Victims of sexual assaults are often embarrassed or emotionally distraught, but should immediately seek help to ensure they are OK and prevent other attacks.

One out of four women will be victimized by sexual assault at some point in her life, according to June Payne, psychologist for Counseling and Health Services.

Resources are available on campus and in the Muncie community to help those who may become victims. Knowing support is available might comfort those baffled by sexual assault statistics.

It is not unusual for victims to initially blame themselves after the rape occurs, Payne said. They will often mull over what they could have done to prevent the assault.

"Rape survivors need to know that although they are victims,they don't have to live as a victim forever, but can move on to be a survivor," Payne said.


After a person is raped it is essential to report the incident as soon as possible by calling 911, contacting the University Police Department or going to Ball Memorial Hospital's emergency room.

Payne said people tend to buy into the misconception that rape is not a crime and wants people to know it is a serious offense that needs to be pursued.

"Rape is a crime," Payne said. "It should be treated the same as if you are robbed or assaulted in any other way."

It is critical for the victim to refrain form showering. Payne said it is common for rape victims to feel unclean and want to shower and change clothes, but this can be destructive when collecting evidence later.

She said the victim should bring an extra change of clothes to wear when the examination at the hospital is finished.


When a rape is reported, the hospital automatically contacts the Victim Advocacy Program where advocates are on call 24 hours a day. If a victim decides to proceed with the investigation, they will guide the victim through the legal aspects as well as the rape kit study and assist in any possible way, said Michelle Macon Cole, a representative of Victim Advocacy Program.

According to Cole, the State of Indiana Crime Victim Service will pay for the rape kit and any professional counseling needed if the victim commits to proceeding with an investigation.

According to Rose Hahn, a registered nurse who has worked for Ball Memorial Hospital for 11 years, many victims go to the hospital after being raped and don't want to proceed with the investigation. They just want to know if they have an STD or are pregnant.

"After talking with a victim advocate, many women change their minds about not prosecuting," Hahn said. "Many times they will go ahead with an investigation after spending time with a victim advocate."

After it is determined the victim wants to proceed, a rape kit is performed. Although it can be painful and often the victim feels re-victimized because the graphic nature of the exam, Hahn said the nurses and victim advocate will do everything possible to make the victim comfortable.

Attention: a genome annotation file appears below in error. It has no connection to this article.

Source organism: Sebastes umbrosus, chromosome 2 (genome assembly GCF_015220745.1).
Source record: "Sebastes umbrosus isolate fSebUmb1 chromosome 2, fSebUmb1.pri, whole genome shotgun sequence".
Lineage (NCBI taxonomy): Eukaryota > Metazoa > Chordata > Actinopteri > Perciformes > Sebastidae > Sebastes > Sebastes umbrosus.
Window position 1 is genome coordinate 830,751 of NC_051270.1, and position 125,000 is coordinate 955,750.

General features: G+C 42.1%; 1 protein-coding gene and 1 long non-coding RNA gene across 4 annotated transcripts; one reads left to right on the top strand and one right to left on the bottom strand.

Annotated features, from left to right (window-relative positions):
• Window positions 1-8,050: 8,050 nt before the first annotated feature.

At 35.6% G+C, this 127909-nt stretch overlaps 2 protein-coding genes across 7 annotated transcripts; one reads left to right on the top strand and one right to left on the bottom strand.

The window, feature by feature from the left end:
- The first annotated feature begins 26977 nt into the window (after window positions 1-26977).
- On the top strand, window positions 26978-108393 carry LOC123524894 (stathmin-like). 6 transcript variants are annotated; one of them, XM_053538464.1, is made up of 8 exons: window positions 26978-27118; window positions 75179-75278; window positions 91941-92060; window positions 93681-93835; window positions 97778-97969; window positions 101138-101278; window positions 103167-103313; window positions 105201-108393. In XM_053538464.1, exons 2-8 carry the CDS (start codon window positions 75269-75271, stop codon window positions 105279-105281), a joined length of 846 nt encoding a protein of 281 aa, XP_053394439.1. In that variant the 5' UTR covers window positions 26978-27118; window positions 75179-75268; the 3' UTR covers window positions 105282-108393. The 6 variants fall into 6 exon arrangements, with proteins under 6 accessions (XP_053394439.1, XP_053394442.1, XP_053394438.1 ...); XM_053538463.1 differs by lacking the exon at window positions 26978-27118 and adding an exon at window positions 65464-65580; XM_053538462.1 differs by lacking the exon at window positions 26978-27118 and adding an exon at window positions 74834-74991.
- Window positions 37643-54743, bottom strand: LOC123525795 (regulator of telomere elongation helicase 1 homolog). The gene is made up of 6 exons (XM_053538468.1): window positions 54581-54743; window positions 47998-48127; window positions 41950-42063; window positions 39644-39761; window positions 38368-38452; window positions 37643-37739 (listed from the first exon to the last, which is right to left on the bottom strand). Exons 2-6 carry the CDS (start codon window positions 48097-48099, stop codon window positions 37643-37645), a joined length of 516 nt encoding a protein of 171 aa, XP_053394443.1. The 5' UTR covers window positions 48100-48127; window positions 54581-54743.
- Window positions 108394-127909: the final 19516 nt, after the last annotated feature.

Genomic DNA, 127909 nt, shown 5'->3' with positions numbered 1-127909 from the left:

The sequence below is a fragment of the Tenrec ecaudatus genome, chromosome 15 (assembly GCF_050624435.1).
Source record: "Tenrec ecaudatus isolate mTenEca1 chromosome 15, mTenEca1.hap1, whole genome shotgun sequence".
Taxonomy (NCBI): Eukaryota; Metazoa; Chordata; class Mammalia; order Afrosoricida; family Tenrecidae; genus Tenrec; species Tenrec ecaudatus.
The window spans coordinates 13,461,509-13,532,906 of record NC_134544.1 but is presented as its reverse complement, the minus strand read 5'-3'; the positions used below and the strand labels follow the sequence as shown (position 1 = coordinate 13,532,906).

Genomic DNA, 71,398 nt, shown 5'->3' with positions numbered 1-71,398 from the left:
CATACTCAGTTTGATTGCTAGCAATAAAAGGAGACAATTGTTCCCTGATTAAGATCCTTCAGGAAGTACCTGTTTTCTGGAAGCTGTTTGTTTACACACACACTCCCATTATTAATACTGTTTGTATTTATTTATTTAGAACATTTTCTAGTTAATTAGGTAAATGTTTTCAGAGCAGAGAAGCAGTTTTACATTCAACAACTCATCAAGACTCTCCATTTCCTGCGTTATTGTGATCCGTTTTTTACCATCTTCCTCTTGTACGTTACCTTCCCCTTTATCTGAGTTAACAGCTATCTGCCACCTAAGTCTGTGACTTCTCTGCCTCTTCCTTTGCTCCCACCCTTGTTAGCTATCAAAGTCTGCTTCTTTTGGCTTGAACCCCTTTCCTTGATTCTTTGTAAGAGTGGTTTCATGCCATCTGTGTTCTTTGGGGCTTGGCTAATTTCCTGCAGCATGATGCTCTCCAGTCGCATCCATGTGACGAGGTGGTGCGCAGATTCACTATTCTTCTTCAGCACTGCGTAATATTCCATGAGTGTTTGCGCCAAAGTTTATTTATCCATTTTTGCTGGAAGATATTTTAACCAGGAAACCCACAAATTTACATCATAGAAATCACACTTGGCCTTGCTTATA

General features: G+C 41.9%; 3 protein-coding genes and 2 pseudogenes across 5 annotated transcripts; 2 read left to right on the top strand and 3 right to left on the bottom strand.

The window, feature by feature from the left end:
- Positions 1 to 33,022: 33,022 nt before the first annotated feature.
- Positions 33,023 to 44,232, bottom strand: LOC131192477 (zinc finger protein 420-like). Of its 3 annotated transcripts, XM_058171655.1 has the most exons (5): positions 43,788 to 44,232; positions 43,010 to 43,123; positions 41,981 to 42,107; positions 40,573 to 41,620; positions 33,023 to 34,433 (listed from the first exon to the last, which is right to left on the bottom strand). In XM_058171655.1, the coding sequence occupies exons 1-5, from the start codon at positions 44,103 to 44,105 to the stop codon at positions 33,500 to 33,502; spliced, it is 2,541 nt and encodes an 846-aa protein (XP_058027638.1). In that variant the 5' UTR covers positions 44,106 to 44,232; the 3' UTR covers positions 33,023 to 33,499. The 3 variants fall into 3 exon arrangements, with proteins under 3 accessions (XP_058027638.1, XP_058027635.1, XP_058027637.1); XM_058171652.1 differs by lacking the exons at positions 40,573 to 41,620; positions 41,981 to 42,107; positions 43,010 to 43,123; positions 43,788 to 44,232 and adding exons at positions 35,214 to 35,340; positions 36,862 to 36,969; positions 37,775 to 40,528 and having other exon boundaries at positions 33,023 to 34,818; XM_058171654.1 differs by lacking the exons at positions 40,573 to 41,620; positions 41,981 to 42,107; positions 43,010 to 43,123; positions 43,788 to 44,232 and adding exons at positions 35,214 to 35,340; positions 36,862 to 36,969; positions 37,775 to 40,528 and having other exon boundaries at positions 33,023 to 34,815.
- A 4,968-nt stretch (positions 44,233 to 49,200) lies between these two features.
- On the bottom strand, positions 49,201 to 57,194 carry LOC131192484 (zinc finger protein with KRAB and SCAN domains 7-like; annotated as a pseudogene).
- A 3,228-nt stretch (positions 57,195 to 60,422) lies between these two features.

"The victim can be feeling very sensitized and very frightened during the exam," Payne said. "We are making a great stride in the sensitivity of the exam and paying attention to the needs of victims and what they are going through."

Hahn said the rape kit process is not as painful as the assault the victim just encountered.

"We explain step by step what we are doing and will stop at any time if the victim needs us to," Hahn said. "Victims didn't choose to be victims - but they are."

The advocate will also assist in dealing with the emotions the person may be feeling during the exam.

When the rape kit testing is finished, it is sent to the Indiana State Police crime lab where it is examined and tested for DNA.


Cole said in July 2000 one of her clients, a Ball State student, was sexually assaulted near campus. The assailant broke through her window and raped her. She did not know her attacker.

The victim chose to pursue the investigation and through the advancements of rape-kit testing and DNA matching, her attacker was successfully found, charged and will spend the next 20 years in jail. The student has now moved on with her life, graduated and is happily married, Cole said.

Because this victim pursued her case, she was able to put a rapist in jail for 20 years.

"When a victim does not press charges," Hahn said. "It allows the attacker to possibly strike again."

Cole said the rape kit is intrusive and the victim shouldn't be pressured to pursue an investigation, but having the rape-kit examination is necessary because victims usually want to press charges later.

After a victim decides to pursue the investigation, Cole said he or she makes a statement to the officers in charge of the case. It is then sent to the prosecutor's office, where he decides whether or not to file a case. The victim can attend all hearings, as they are open to the public.

Victims who attend these hearings can request a higher bond for the accused assailant if they feel they are in danger. She said it takes on average one year to complete the entire legal process.

Cole said victim advocates are available and can help victims with any legal aspects.

"We take time to explain to the victim exactly what the process will entail," Cole said. "If they have any questions they can always come to us."

Payne said the victim should seek some sort of professional counseling as soon as possible after the rape occurs.

Although talking with friends and trusted people is helpful and comforting, she said professional help is necessary to help the victim deal with the incident emotionally and mentally.

Indiana's Sex Crimes Department, in addition to paying for the rape-kit testing, will pay for any counseling needed by victim.


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